• Look up that URL to find a matching crawl record (described above)
  • Train all the structured attributes against the user profile, e.g. “this user is interested in this author, this section, these tags”
  • Train all the unstructured topical data against the user profile, e.g. “this user is interested in politics and culture, but not sports; has a particular interest in articles about Washington U.S. politics.”
  • In all cases, each training action will also have a timestamp associated with it

Now, when a uuid is used as a parameter to the /related endpoint, we will rewrite the user profile as a query to find related content personalized just for that user.

Rewriting Profiles as Queries

What does it mean to rewrite a user profile as a query? Well, consider the following steps taken by a specific user:

  1. She read “The Really Big One” on yesterday evening
  2. Early this morning, she went to The New Yorker homepage and read a story by Jonathan Franzen, “The End of The End of the World”
  3. Just a few minutes ago, she clicked back to The New Yorker’s site from Facebook via a thinkpiece on, well, Facebook, entitled “Why Do We Care If Facebook Is Biased?”

What stories should we show this user? Well, gives our customers choices. If they are using a personalization strategy based on the user’s UUID, we will pick some of the stories from the archive that are related to earthquakes, science, and the authors trained in steps 1 and 2 (Kathryn Schulz and Jonathan Franzen). But if we use a contextual approach, we can only use information about the story in step 3, which means that even though we know the user is interested in those other topics, we’ll only recommend stories about Facebook and technology.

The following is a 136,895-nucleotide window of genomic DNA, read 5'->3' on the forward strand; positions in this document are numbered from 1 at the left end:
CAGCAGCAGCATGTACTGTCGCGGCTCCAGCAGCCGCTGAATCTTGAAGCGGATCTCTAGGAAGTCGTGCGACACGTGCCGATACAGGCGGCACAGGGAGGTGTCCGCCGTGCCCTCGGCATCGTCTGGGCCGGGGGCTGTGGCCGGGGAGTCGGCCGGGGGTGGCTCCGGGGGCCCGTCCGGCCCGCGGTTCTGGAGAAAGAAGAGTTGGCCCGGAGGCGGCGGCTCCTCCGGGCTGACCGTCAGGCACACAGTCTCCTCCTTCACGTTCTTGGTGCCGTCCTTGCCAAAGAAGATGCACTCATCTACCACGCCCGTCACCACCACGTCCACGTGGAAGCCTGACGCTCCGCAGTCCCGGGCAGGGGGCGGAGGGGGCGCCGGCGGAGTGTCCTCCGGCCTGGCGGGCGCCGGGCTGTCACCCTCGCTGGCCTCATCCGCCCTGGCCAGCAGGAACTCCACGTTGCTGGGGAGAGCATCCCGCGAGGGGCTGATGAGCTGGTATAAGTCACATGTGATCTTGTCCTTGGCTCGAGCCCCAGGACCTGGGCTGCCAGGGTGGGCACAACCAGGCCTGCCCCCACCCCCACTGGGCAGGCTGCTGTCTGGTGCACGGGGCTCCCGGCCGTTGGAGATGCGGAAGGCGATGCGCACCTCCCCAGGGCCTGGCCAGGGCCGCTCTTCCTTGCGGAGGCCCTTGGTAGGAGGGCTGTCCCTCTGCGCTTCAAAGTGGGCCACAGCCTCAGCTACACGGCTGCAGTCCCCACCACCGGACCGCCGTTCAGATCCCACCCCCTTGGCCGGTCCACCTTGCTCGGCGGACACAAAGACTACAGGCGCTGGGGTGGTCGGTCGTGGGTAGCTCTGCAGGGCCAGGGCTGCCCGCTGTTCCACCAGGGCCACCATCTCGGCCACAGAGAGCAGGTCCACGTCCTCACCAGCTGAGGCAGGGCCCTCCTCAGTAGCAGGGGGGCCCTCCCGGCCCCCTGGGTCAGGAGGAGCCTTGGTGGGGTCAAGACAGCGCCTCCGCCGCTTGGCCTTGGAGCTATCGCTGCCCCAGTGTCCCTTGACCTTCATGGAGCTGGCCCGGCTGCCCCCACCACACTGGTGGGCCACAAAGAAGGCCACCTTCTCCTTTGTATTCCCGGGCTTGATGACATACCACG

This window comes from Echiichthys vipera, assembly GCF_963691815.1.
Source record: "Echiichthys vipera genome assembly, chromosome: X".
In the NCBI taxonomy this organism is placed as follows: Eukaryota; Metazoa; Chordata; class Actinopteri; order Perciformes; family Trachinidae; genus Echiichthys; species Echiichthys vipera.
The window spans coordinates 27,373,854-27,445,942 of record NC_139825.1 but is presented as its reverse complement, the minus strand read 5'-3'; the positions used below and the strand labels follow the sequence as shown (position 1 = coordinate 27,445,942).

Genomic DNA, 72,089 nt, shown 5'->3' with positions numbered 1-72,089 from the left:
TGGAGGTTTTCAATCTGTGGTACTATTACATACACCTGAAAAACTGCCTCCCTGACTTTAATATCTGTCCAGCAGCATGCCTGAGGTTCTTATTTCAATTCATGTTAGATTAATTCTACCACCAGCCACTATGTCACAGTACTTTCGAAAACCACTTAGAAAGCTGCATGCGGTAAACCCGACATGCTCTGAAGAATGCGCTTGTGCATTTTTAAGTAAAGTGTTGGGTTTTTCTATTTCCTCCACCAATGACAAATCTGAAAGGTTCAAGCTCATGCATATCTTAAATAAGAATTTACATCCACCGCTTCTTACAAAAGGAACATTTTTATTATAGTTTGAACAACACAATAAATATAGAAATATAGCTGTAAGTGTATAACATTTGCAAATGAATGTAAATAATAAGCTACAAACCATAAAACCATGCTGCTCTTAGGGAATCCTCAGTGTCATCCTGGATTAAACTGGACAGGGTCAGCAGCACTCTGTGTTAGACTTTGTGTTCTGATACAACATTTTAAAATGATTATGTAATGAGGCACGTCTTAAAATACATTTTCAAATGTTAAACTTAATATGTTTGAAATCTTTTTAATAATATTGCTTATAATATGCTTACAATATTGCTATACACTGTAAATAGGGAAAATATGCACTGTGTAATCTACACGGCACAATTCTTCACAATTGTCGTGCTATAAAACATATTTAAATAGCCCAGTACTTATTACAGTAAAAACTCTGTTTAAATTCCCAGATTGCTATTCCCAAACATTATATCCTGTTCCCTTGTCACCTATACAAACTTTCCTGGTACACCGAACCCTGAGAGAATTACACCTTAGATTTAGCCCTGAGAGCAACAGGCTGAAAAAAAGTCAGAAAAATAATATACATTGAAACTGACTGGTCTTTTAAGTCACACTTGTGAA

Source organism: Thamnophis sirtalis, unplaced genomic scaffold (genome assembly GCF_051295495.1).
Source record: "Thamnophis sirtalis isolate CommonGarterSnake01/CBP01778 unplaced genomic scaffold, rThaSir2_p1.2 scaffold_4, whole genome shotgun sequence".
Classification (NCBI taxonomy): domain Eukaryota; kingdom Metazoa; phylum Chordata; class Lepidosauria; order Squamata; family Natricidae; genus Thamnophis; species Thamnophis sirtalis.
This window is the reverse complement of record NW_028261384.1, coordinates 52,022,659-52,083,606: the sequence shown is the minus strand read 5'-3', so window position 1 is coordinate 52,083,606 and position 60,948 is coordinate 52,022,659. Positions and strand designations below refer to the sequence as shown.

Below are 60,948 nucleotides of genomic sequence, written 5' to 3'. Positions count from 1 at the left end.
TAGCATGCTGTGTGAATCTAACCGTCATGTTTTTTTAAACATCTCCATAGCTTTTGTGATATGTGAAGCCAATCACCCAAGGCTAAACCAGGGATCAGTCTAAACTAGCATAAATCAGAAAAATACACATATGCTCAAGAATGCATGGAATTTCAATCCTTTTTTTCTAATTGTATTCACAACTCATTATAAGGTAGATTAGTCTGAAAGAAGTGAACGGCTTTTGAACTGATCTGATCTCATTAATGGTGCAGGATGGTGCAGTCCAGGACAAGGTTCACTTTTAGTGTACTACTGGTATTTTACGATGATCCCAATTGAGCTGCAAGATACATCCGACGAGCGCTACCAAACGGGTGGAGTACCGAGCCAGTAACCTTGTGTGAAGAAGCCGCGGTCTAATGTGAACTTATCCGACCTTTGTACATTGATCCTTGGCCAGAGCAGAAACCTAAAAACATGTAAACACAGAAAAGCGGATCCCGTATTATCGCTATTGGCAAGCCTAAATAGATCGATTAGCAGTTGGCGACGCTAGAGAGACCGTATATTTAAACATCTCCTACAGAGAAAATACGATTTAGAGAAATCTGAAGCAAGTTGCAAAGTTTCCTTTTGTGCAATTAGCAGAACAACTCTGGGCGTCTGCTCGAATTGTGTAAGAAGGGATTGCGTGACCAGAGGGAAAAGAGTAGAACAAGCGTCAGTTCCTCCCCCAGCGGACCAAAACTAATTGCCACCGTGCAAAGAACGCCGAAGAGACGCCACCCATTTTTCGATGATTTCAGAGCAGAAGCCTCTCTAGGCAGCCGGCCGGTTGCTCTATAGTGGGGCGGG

The way we achieve the personalization is by rewriting the user’s “interest profile” as a query with various parameters set and tuned. For example:

  • We hide all visited stories — the stories the user read in 1 and 2 will not be present in their list of recommendations, as users typically do not want to re-read stories they have already read
  • We would weight a Jonathan Franzen story over a Kathryn Shulz one, all things being equal — this is because the Franzen story was read more recently, and we weight our results by their relevancy to our most recent trained articles
  • If we could not find a good Franzen story, it’s very likely we’d find a good, related Schulz or earthquake story — even though this user only read about earthquakes via Schulz a few clicks ago!